Looking after your machine’s diesel engine will help improve uptime, increase its durability, reduce its emissions and lower your total cost of ownership (TCO). Here are some of the small, simple measures you can take to ensure your engine keeps running as efficiently as possible.
As industrial diesel engines become technologically more advanced, they also become more complex. Many of the new features on a modern-day engine – such as electronics and aftertreatment systems – bring many benefits such as lower emissions and pollutants. But they also bring new questions when it comes to proper maintenance.
“Engines today are not quite as straightforward to maintain as they might have been in the past,” says Per Karlsson, Application Engineer, Volvo Penta. “That’s why it’s more important than ever to keep an eye on the small details as these can have a big impact on the health of the engine if overlooked.”
One of the most important steps is to keep the engine and its surrounding area clean, ensuring no buildup of dust or debris. In terms of fuel consumption, an engine is most efficient when it is maintained. By regularly cleaning it and cleaning filters you can better maintain its efficiency. If a lot of dust gets into the cable harness/electronics or round the belts and radiator, it can cause cooling issues and additional wear and tear. For OEMs, it is therefore important to design machinery that protects the engine while still allowing easy access to the engine for service technicians.
“Some of these small things have a lot of benefits in the long run,” explains Per. “If servicing is easier then it will be done better, and the engine will be better maintained. It will mean fewer spare parts, fewer breakdowns and lower fuel consumption.”
Aftertreatment systems play a vital role in making engines cleaner and more sustainable, but they can also be the cause of issues if not properly maintained and kept clean. Since it is relatively new technology, it can often be overlooked, and this can create unnecessary and expensive breakdowns and repairs.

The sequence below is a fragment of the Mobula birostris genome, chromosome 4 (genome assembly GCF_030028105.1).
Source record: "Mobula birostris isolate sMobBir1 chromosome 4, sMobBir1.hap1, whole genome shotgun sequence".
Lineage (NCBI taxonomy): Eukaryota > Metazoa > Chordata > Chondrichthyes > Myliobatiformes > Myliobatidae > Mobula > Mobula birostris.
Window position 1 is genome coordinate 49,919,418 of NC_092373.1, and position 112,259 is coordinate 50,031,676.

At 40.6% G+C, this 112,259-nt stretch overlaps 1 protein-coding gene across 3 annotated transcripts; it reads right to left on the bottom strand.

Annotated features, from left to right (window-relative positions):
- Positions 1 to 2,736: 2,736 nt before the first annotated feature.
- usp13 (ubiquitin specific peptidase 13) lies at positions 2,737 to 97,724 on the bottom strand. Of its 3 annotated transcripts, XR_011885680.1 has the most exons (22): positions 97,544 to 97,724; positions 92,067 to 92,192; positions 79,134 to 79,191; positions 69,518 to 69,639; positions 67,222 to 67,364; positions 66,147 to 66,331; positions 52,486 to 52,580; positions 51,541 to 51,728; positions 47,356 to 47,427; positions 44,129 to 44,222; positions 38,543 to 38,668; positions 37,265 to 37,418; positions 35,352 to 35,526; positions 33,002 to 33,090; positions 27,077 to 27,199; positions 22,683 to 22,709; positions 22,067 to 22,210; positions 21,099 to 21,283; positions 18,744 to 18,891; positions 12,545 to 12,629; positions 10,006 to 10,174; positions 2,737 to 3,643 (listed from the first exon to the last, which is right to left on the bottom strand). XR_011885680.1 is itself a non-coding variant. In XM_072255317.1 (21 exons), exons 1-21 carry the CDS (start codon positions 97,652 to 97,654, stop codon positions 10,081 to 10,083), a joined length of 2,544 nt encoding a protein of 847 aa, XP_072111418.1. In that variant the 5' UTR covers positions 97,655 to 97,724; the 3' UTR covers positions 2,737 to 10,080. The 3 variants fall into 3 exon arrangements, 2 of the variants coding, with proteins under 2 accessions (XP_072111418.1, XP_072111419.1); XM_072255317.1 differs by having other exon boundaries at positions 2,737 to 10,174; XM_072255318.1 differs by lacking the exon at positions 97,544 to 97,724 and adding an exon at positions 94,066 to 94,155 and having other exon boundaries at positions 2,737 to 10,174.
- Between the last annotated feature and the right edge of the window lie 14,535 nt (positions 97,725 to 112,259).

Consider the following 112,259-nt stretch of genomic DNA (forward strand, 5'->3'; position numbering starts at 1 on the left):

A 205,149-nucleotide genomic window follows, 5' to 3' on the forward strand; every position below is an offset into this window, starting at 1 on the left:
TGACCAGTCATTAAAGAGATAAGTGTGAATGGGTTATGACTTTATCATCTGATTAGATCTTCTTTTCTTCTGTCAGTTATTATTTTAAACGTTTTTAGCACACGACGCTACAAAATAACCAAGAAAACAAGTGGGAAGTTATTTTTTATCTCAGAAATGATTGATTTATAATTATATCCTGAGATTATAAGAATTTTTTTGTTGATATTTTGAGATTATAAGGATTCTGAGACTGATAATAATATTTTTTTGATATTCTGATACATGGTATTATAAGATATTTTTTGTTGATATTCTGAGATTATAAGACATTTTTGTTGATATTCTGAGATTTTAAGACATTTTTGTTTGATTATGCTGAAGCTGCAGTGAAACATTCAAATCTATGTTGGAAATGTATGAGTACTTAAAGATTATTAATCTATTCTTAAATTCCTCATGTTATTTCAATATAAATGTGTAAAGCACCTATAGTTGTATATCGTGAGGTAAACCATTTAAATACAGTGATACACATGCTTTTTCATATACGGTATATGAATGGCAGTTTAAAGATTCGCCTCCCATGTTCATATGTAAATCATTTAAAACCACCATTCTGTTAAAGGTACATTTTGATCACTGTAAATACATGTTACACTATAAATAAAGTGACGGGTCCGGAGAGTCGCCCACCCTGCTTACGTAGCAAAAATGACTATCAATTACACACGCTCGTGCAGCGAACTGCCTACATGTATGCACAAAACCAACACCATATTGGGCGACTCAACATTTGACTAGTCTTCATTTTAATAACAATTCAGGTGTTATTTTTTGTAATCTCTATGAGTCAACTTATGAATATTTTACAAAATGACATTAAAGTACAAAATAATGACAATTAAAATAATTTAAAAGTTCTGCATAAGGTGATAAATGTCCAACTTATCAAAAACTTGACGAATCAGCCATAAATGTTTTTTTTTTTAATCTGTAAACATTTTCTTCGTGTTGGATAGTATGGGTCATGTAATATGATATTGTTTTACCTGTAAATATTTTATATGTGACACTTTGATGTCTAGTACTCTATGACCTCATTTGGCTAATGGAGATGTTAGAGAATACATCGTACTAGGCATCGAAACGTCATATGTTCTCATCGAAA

“For example, aftertreatment systems come with an extra tank for diesel exhaust fluid (DEF, AdBlue), and this is very sensitive to dirt or contamination. If the operator fails to wipe the lid and dust gets into the tank, it can cause damages totaling thousands of euros. Just from not following basic cleanliness. As engine technology continues to advance in order to meet stricter emissions requirements, we have to respect that or pay a heavy price.”
It goes without saying that you should always follow service and maintenance protocol to maximise uptime and reliability. But in between service intervals, it is also important that the engine is handled with care, and in this regards, the machine operator has an important role.
“If the operator likes a machine, they will look after it better, and this will extend its lifetime,” says Per. “This is why it’s worth taking an operator’s preferences when specifying an engine.”
The operator will also play a key role in keeping everything clean and tidy. By making sure that operators understand the impact of dust and dirt on the engine, it gives them incentives to look after it.
It can also be worth investing in operator training so that they know how to best use the machine. If the engine is pushed too hard, this will not only increase wear and tear on the engine’s components, but will also increase fuel consumption. Depending on the application, operators can also be trained in basic maintenance and repairs.
(For more information, read about operator training.)
Per Karlsson is a Sales and Application Engineer at Volvo Penta, who specializes in technical issues with OEMs and end customers. He has been at Volvo Penta for ten years, where he has worked with both the marine and industrial segments. Prior to joining Volvo Penta, Per has also worked with maintenance and aftermarket diagnostics in a wide variety of industries including shipping, construction, forestry and agriculture industries.